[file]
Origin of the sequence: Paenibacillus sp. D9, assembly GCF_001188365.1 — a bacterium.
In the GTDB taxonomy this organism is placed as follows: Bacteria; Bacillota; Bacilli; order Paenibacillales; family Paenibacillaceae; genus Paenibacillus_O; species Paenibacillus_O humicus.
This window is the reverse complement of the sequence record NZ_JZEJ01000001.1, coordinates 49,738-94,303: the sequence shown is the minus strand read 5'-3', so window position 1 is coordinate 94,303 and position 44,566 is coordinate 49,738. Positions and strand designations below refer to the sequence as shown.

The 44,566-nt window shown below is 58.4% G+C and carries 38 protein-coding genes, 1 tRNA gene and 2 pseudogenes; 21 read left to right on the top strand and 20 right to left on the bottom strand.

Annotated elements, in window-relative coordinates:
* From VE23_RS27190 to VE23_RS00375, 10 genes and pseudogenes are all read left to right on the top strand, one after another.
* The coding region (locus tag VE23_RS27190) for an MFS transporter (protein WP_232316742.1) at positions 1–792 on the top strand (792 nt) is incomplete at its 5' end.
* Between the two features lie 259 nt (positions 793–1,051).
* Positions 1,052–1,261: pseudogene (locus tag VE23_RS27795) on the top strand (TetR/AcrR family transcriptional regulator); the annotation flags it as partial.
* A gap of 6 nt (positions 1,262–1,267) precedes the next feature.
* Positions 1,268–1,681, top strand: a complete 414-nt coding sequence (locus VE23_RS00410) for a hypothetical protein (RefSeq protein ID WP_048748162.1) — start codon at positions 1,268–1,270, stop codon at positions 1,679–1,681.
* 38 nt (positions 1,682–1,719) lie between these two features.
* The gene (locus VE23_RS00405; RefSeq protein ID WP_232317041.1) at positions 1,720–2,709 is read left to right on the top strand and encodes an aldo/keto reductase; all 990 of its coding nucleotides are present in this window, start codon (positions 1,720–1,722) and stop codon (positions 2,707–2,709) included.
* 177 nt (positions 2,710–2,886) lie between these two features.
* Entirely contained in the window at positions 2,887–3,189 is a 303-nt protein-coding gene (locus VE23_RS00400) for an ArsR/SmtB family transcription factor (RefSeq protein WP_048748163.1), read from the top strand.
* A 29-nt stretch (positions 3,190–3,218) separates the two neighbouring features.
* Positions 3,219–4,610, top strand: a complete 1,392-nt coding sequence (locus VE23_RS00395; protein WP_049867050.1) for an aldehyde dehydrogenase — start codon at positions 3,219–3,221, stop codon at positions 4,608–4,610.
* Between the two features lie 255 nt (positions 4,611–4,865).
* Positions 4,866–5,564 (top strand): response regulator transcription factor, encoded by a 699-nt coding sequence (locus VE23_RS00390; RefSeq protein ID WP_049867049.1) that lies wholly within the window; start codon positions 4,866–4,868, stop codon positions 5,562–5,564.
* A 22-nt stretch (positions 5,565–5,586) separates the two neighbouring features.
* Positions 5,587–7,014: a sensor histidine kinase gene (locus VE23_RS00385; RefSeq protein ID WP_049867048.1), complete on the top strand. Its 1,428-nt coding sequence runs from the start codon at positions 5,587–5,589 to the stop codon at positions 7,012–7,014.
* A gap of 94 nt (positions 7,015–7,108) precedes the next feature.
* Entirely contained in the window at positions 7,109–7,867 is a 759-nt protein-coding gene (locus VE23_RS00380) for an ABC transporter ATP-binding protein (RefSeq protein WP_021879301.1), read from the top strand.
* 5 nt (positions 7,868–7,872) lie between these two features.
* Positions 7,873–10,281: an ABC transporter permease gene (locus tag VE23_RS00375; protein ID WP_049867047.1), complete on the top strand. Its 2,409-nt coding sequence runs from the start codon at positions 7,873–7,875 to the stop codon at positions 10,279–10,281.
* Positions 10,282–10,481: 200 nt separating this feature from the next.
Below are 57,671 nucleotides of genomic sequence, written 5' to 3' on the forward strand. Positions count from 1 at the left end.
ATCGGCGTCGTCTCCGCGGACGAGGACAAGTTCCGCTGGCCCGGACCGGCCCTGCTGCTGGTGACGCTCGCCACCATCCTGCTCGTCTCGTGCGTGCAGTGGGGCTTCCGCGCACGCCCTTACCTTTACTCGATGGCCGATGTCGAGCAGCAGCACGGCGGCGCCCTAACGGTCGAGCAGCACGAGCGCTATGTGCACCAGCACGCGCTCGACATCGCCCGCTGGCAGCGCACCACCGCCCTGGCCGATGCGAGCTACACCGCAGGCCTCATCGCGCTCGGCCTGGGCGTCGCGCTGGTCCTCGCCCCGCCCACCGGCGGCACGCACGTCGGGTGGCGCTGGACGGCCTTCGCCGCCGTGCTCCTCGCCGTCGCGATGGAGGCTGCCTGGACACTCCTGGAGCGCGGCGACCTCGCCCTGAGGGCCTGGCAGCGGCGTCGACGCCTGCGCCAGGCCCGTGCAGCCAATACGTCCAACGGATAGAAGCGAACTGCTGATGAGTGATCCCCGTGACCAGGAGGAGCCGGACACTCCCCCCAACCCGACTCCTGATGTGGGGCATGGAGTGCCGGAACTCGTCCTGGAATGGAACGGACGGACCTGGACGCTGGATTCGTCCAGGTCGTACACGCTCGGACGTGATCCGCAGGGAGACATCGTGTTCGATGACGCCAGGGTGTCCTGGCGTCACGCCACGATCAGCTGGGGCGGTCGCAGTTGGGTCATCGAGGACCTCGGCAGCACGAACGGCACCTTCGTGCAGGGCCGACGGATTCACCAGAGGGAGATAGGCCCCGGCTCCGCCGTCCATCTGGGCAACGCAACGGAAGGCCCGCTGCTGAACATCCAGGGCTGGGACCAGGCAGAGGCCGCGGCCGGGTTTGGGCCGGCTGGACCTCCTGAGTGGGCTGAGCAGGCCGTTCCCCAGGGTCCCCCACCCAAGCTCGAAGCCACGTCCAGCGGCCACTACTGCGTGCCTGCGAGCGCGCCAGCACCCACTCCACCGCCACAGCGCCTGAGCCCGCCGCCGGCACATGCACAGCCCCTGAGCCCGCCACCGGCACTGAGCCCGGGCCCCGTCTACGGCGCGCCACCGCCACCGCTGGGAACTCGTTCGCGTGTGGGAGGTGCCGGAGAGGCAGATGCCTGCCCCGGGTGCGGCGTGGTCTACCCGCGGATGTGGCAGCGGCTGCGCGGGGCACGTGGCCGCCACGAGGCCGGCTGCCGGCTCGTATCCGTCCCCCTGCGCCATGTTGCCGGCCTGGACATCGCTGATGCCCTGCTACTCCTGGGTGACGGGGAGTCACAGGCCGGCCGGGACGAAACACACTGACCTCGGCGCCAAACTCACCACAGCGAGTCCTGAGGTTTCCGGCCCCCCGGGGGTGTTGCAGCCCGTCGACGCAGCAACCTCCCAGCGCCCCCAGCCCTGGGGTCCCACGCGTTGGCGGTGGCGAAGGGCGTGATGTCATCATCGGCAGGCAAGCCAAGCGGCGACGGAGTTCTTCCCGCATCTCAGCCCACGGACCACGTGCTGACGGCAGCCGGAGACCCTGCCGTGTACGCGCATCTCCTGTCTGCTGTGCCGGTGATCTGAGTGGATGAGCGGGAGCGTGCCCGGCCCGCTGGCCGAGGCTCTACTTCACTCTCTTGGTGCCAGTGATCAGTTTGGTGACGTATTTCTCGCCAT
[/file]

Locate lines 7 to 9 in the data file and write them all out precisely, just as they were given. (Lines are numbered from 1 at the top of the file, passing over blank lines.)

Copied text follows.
* The coding region (locus tag VE23_RS27190) for an MFS transporter (protein WP_232316742.1) at positions 1–792 on the top strand (792 nt) is incomplete at its 5' end.
* Between the two features lie 259 nt (positions 793–1,051).
* Positions 1,052–1,261: pseudogene (locus tag VE23_RS27795) on the top strand (TetR/AcrR family transcriptional regulator); the annotation flags it as partial.